For affirmance -- Chief Justice Weintraub and Justices Jacobs, Francis, Proctor, Hall and Schettino. For reversal -- None. The opinion of the court was delivered by Proctor, J.
[47 NJ Page 66] This appeal concerns the construction of the 1918 order of the Board of Conservation and Development (predecessors of the present Water Policy and Supply Council,
see P.L. 1929, c. 267; N.J.S.A. 13:1A-8 to 12, N.J.S.A. 13:1B-47 to 51) approving the application of the Elizabethtown Water Company to divert 20 million gallons per day (MGD) from the confluence of the Raritan and Millstone Rivers.*fn1 Although Elizabethtown was permitted to divert this water without charge, the approval contained, among others, the following condition:
"6. The Board hereby expressly reserves the right, in case it shall be necessary in the future to provide storage of storm waters along the Raritan and Millstone Rivers or their tributaries for the purpose of supplying municipalities or water companies that may lawfully take water from the said rivers and tributaries, to apportion the expense of providing the necessary storage among the petitioners [Elizabethtown] and such other companies or municipalities as may at the time have a right to take water from said rivers, their tributaries, or either of them, for public or domestic use, as may be equitable."
In 1931 Elizabethtown commenced taking the water authorized by the grant and is presently using the full 20 MGD.
In 1958 the Legislature adopted the Water Supply Law and the Water Bond Act designed to develop the Raritan river basin as a source of water supply for the northeastern metropolitan counties as well as the counties in the Raritan Valley. P.L. 1958, c. 34, c. 35; N.J.S.A. 58:22-1 to 19. In N.J.S.A. 58:22-2 the Legislature found and determined that:
"(a) Adequate supplies of wholesome water are essential to the health, welfare, commerce and prosperity of the people of the State. Such supplies will be best developed by long-range plans, to be put into effect in stages during a period of years. The formulation and execution of such plans cannot safely be allowed to wait until the shortage of water in the State becomes critical in all parts of the State.
(c) There is an immediate need for a new major supply of water to meet the present acute water requirements in the northeastern metropolitan counties and in the Raritan Valley, areas which directly and indirectly affect the commerce and prosperity of the entire State.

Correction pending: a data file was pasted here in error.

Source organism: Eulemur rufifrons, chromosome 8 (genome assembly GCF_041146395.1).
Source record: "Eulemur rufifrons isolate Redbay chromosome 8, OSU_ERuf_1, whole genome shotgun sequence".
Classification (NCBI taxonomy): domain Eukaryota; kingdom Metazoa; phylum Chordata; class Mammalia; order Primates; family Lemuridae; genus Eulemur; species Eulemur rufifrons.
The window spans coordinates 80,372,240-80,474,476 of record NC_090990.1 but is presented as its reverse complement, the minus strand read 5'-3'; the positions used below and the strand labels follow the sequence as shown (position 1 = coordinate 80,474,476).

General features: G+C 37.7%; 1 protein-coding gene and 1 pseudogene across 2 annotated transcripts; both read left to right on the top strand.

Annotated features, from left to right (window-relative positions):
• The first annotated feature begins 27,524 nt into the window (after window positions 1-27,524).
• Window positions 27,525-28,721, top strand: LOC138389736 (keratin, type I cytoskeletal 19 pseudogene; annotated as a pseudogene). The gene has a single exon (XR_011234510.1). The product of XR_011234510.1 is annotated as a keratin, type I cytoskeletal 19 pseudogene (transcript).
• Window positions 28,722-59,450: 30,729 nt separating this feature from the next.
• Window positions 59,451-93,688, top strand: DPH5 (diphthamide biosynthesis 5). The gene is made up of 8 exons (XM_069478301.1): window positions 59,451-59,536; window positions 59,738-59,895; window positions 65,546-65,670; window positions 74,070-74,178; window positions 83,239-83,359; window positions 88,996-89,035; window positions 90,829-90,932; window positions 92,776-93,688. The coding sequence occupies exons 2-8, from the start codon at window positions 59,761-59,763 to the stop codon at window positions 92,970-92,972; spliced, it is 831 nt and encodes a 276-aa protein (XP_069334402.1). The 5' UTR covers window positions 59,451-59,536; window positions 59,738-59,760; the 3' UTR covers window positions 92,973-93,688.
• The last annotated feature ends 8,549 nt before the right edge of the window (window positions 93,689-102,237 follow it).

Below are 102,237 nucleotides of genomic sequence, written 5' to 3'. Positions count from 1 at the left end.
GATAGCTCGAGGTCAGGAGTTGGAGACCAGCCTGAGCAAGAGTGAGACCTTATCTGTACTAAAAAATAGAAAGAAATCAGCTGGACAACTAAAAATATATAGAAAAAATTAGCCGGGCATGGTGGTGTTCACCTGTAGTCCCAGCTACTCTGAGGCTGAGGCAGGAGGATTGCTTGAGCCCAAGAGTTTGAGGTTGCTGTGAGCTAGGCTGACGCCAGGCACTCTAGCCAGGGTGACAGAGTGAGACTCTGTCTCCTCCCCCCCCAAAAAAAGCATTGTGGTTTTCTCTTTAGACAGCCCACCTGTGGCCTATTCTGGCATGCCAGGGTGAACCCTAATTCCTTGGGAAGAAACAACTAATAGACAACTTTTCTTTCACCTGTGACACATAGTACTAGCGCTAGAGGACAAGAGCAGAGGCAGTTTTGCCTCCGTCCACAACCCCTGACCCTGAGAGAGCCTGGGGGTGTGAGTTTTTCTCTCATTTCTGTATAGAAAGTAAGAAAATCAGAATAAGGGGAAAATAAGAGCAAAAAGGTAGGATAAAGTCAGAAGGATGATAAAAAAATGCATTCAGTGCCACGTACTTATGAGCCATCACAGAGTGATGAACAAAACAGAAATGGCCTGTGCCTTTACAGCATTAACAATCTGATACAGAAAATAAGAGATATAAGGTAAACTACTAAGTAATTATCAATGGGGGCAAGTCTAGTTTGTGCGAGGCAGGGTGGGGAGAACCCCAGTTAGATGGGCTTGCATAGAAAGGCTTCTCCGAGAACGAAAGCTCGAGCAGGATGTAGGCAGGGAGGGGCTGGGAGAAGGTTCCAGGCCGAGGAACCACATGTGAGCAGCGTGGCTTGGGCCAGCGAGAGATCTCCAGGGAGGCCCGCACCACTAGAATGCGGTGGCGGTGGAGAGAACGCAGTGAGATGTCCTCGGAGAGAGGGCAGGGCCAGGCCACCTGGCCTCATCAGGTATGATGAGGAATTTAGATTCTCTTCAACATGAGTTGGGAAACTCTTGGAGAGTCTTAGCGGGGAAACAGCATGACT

(i) It is therefore in the interest of the health, safety and prosperity of the people of the State as a whole, that immediate legislative action be taken towards making provision for storage facilities to augment natural water resources to make available an adequate supply of water for the most critical need and in addition provide for a long-range program for development, as shall be required, of the remaining water resources of the State."
After passage of the legislation and approval of the bond issue in the general election of 1958 (see P.L. 1958, c. 35; N.J.S.A. 58:22-19), two reservoirs, Spruce Run and Round Valley, were constructed at a cost of 39.5 million dollars. Spruce Run, with a capacity of 11 billion gallons, and Round Valley, with a capacity of 55 billion gallons (see N.J.S.A. 58:22-4), are intended to have a twofold function. First, by releasing water into the Raritan River or its tributaries during periods of low flow, the reservoirs will maintain minimum flow rates. N.J.S.A. 58:22-8 requires that the flow of water in the south branch of the Raritan River be maintained at 40 MGD at Stanton, 70 MGD at Manville and 90 MGD at Bound Brook. The importance of maintaining minimum flow rates was emphasized by the Legislature in N.J.S.A. 58:22-2(g): "* * * The increased and sustained minimum flows will improve the quality of the water in the river, will tend to reduce the salinity in the tidal reaches, and will improve the upper river and its tributaries for recreational purposes." Providing water for consumption is the reservoirs' second major function. Such water may be delivered to the users directly from the reservoirs or may be released into the river and diverted at some point downstream. Elizabethtown employs the latter method, and its principal intake is about a half mile above the Bound Brook gauging station.
In December 1961 the Bureau of Water Supply filed an application with the Water Policy and Supply Council for approval of its plans to operate the Spruce Run and Round Valley reservoirs. Elizabethtown participated in the hearings which were held from May to November 1962. On ...